The beginnings of a trade war between China and the European Union could escalate into a damaging battle that might hurt the UK, economists have warned.
China this week responded to EU anti-dumping tariffs on solar panels with a levy on European wine, and warned it has “plenty of cards” still to play. By attacking wine producers, though, Beijing has potentially turned a straightforward tit-for-tat dispute over state subsidies between Germany and China into a full-blown European trade war.
France has effectively been targeted in retaliation for a levy designed to protect German manufacturers in what appears to be a deliberate attempt to inflame tensions within the EU.
In doing so, experts said, the relative newcomer to the power politics of global trade has demonstrated smart tactical acumen. Berenberg Bank’s chief UK economist Rob Wood said: “China looks like it knows how to play the game.”
The danger is that China may decide to target other seemingly innocent parties if the row escalates, and that might mean Britain. Such a move could be damaging as the UK is pinning much of its hope for export success on the growing Chinese market.
In the last five years, UK goods exports to China have virtually doubled to £15.9bn and, three years ago, David Cameron set a $30bn (£20bn) target by 2015 as part of a bi-lateral deal with Beijing.
China’s influence in the UK stretches wider, though. At the end of 2011, foreign direct investment into the UK from China totalled $1.76bn – the second largest in the EU after Germany. In the last six months alone, China’s telecoms giant Huawei has announced plans to invest £1.3bn in a new plant while ABP plans to spend £1bn developing Albert Docks.
The Government also hopes to attract Chinese money to invest in UK infrastructure as part of George Osborne's "Plan for Growth". In other words, China is a key plank of the Government’s economic recovery plan.
The importance of Britain’s relations with China was underlined yesterday by the Prime Minister’s assertion that UK trade links with Beijing were his “personal priority” in response to claims that Huawei’s telecoms equipment could be used for spying.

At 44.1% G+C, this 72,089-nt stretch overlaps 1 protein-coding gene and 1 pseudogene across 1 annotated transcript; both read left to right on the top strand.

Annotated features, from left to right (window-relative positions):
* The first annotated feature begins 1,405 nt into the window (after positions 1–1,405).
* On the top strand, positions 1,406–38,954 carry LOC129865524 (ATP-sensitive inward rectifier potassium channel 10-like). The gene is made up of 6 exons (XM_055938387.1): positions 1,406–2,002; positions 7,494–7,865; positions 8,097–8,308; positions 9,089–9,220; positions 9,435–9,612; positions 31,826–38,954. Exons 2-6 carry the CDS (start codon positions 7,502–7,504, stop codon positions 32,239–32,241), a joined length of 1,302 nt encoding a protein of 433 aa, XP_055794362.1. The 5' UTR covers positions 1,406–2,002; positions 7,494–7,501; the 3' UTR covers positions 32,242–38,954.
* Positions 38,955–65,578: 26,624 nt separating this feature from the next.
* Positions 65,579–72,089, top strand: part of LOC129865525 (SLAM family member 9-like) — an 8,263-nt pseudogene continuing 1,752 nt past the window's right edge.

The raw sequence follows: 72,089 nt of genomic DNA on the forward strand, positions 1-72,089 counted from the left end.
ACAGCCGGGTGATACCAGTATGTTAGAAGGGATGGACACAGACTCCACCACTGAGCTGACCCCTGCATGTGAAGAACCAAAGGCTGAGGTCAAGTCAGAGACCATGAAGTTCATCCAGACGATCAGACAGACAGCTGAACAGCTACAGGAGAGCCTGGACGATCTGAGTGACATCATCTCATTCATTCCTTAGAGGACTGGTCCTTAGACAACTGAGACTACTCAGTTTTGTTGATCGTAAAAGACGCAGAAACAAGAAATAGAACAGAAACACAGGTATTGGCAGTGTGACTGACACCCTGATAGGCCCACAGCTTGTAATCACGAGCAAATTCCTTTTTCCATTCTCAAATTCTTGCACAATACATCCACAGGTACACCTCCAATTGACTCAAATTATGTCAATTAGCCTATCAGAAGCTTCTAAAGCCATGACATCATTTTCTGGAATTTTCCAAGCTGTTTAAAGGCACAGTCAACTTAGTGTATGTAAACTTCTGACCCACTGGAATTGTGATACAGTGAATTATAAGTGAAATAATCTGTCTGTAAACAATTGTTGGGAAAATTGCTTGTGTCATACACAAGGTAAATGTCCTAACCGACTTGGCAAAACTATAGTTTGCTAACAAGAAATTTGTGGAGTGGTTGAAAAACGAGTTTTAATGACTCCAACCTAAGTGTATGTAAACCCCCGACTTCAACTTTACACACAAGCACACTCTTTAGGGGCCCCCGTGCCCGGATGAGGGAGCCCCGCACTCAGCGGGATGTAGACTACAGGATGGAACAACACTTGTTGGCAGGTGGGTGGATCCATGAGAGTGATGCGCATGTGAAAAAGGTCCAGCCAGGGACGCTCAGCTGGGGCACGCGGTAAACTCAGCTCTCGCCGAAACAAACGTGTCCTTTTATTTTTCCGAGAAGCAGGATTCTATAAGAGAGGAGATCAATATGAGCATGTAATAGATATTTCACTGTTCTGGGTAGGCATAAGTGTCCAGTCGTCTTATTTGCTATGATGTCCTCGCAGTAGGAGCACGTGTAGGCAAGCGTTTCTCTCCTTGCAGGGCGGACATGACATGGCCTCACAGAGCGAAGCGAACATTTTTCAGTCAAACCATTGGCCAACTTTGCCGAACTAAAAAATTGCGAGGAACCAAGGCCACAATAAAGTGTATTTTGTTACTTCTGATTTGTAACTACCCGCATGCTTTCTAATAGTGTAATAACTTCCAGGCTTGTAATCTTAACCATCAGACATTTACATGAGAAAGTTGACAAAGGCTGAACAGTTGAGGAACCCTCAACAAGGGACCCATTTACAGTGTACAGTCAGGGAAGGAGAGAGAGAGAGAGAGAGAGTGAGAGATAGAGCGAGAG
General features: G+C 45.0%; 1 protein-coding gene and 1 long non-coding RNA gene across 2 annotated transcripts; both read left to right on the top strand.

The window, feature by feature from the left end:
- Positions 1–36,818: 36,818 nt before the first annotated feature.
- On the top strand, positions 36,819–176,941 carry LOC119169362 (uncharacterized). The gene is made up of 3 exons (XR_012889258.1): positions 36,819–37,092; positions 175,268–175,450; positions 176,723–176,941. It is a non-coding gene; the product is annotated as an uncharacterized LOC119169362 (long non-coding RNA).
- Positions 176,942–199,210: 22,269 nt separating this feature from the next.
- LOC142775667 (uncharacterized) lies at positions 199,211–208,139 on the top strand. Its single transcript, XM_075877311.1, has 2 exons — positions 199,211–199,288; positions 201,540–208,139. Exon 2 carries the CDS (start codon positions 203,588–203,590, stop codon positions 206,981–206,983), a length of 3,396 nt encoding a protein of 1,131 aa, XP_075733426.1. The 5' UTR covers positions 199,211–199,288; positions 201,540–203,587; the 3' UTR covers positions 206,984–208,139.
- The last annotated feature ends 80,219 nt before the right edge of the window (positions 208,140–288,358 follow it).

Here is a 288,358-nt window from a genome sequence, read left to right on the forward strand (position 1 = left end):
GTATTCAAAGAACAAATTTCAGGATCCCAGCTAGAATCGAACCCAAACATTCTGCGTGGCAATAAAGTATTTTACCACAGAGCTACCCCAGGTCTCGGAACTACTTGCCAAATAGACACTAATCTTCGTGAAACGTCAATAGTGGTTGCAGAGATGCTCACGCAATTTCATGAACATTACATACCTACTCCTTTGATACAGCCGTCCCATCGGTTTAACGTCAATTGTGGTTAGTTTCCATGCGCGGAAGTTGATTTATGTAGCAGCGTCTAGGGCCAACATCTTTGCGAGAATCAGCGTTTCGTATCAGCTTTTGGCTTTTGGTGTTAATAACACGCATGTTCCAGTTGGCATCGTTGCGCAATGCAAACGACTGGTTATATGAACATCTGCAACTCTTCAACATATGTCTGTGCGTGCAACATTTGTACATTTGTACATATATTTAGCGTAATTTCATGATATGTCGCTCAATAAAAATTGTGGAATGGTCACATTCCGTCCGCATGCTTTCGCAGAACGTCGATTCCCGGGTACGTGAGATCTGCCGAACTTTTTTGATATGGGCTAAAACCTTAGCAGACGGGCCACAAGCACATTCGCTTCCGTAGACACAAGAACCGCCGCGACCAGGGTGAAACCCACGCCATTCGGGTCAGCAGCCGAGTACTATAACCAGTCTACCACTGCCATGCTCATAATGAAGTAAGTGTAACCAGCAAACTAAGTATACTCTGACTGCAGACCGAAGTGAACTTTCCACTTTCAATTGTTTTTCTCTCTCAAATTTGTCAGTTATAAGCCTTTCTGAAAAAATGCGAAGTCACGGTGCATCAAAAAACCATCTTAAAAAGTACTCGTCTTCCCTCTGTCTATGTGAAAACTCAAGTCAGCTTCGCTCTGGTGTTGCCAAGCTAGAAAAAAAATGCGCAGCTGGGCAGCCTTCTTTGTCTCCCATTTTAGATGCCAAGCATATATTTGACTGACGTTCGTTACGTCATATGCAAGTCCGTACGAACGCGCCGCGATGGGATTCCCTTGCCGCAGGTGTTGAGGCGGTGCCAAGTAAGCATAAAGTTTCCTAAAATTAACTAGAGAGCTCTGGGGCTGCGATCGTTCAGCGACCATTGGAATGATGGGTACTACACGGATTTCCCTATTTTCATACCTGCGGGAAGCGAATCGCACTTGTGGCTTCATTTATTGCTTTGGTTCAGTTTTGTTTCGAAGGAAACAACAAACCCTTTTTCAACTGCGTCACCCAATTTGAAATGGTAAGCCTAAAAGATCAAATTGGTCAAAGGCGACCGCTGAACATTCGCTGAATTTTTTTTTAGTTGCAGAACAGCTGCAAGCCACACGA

Greg Barker, the energy minister, has also sided with Beijing over the trade dispute, saying he was “deeply concerned by the European Commission’s proposals” which could see tariffs of up to 48pc levied on Chinese solar panels.
Europe claims that China is selling its solar panels below cost – a practice known as “dumping” that countries have a right to protect domestic industries against under World Trade Organisation (WTO) rules. Beijing retaliated by claiming that EU farm subsidies have resulted in Europe “dumping” wine on China.
“The risk now is that the trade war escalates by dragging in other countries. Plainly it would make a difference to us if UK exports were hit by this row,” Mr Wood said.
The threat to the UK isn’t just from a Chinese levy against British exports, but a trade war against the EU. “There is a danger that what starts off as a small dispute escalates and becomes a really big deal. That would depress growth by hampering world trade, because supply chains are integrated internationally,” Mr Wood said.
Sources at the WTO sought to inject a bit of balance into any sense of hysteria, though. The dispute over solar panels is just the latest in a long tradition of tit-for-tat trade wars, they said.
Just four years ago, the Chinese accused the US of “dumping” tyres on the Chinese market. Beijing took its cause to the WTO but lost a battle it should have won due to technical accession rules as it was a new member. In response, it introduced a levy on US exports of “broilers” – or left-over chicken feet used in Chinese soup, threatening an $800m industry.
As the chicken feet would otherwise have been thrown away, China was making a very literal point about “anti-dumping”.
Before China, the disputes were largely between the US and the EU – with the big battles waged over bananas and beef in the 1990s. WTO insiders suggested that China’s trade posturing over wine could be seen as a demonstration that it has come of age as a global superpower.
Making the WTO rules particularly complicated is the fact that China is not a full market economy. The US and Europe claim that by subsidising access to raw materials and credit, for example, China keeps costs below their true market value. Consequently, Chinese manufacturers undercut operators that pay the market price. China disputes the argument.
It is telling, though, that the US slapped anti-subsidy tariffs of about 15pc on Chinese solar panels last year with little reaction from Beijing. The scale of the EU tariff appears to be the main problem.
China did not expand on what cards it might play next, but the EU has a keen interest in keeping Beijing on side. China is Europe’s second largest trading partner, which could prove vital to a recovery. It has also been a big buyer of eurozone sovereign debt, and has the cash to help keep the single currency zone afloat.
The UK clearly doesn’t want to upset the world’s second largest economy, and it’s unlikely Europe has the appetite for a full trade war either.